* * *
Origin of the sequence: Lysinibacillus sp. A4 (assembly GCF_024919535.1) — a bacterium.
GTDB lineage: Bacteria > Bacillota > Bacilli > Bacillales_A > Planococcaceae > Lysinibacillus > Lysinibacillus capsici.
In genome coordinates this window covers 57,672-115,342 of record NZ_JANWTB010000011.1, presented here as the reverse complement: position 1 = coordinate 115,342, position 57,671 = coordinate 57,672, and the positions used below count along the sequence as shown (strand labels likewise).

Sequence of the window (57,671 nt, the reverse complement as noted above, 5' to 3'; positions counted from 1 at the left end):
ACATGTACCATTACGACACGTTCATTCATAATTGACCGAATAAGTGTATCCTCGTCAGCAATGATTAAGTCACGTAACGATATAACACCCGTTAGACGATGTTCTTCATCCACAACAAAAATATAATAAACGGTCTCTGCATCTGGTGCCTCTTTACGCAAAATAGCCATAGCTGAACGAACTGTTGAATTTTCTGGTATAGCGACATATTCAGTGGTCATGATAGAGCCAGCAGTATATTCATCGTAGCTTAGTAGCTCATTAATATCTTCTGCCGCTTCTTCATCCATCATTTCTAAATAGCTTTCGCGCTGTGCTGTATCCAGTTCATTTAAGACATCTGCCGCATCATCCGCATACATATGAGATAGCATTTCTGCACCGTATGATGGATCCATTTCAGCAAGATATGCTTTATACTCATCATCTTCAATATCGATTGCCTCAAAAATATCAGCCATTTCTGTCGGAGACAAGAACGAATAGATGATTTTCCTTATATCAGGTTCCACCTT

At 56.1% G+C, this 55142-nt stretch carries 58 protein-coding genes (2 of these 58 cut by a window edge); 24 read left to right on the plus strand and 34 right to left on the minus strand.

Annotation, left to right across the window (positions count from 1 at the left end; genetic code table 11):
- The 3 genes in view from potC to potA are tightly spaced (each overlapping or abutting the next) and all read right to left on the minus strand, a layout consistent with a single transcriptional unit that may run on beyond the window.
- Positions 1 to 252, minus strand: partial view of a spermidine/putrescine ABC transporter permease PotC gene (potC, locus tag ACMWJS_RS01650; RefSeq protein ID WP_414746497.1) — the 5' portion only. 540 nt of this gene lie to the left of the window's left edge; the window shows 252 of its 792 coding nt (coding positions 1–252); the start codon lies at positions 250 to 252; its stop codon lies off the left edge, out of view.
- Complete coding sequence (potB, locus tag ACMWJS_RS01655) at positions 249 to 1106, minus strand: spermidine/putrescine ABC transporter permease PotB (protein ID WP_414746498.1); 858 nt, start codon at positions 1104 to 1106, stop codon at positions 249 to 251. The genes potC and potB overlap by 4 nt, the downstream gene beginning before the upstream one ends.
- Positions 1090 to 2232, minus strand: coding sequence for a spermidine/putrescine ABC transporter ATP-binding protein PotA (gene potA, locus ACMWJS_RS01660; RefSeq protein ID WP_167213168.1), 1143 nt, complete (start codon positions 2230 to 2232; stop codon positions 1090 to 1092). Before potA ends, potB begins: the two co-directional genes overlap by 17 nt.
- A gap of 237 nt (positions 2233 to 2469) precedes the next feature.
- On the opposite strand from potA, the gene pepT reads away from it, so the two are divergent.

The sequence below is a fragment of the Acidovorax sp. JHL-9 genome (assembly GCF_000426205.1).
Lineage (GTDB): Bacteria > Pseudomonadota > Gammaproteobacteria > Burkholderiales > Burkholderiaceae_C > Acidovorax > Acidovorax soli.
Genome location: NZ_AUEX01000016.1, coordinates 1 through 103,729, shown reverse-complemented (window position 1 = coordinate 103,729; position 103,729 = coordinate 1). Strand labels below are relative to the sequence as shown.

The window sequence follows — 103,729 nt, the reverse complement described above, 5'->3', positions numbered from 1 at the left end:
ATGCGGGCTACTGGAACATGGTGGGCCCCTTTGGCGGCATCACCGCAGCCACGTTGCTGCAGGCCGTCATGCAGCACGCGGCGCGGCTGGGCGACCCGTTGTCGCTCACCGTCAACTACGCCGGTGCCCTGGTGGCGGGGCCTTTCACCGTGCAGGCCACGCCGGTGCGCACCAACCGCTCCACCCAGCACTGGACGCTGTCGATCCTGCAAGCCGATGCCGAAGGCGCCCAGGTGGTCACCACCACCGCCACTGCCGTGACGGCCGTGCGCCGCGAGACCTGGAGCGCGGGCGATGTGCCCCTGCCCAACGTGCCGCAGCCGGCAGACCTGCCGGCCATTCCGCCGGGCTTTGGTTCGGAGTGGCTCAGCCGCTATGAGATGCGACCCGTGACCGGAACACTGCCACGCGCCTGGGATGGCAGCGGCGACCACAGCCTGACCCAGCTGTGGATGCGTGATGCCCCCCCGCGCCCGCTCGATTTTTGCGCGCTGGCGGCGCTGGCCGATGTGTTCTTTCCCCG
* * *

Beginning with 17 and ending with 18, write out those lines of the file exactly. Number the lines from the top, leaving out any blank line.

The window sequence follows — 103,729 nt, the reverse complement described above, 5'->3', positions numbered from 1 at the left end:
ATGCGGGCTACTGGAACATGGTGGGCCCCTTTGGCGGCATCACCGCAGCCACGTTGCTGCAGGCCGTCATGCAGCACGCGGCGCGGCTGGGCGACCCGTTGTCGCTCACCGTCAACTACGCCGGTGCCCTGGTGGCGGGGCCTTTCACCGTGCAGGCCACGCCGGTGCGCACCAACCGCTCCACCCAGCACTGGACGCTGTCGATCCTGCAAGCCGATGCCGAAGGCGCCCAGGTGGTCACCACCACCGCCACTGCCGTGACGGCCGTGCGCCGCGAGACCTGGAGCGCGGGCGATGTGCCCCTGCCCAACGTGCCGCAGCCGGCAGACCTGCCGGCCATTCCGCCGGGCTTTGGTTCGGAGTGGCTCAGCCGCTATGAGATGCGACCCGTGACCGGAACACTGCCACGCGCCTGGGATGGCAGCGGCGACCACAGCCTGACCCAGCTGTGGATGCGTGATGCCCCCCCGCGCCCGCTCGATTTTTGCGCGCTGGCGGCGCTGGCCGATGTGTTCTTTCCCCG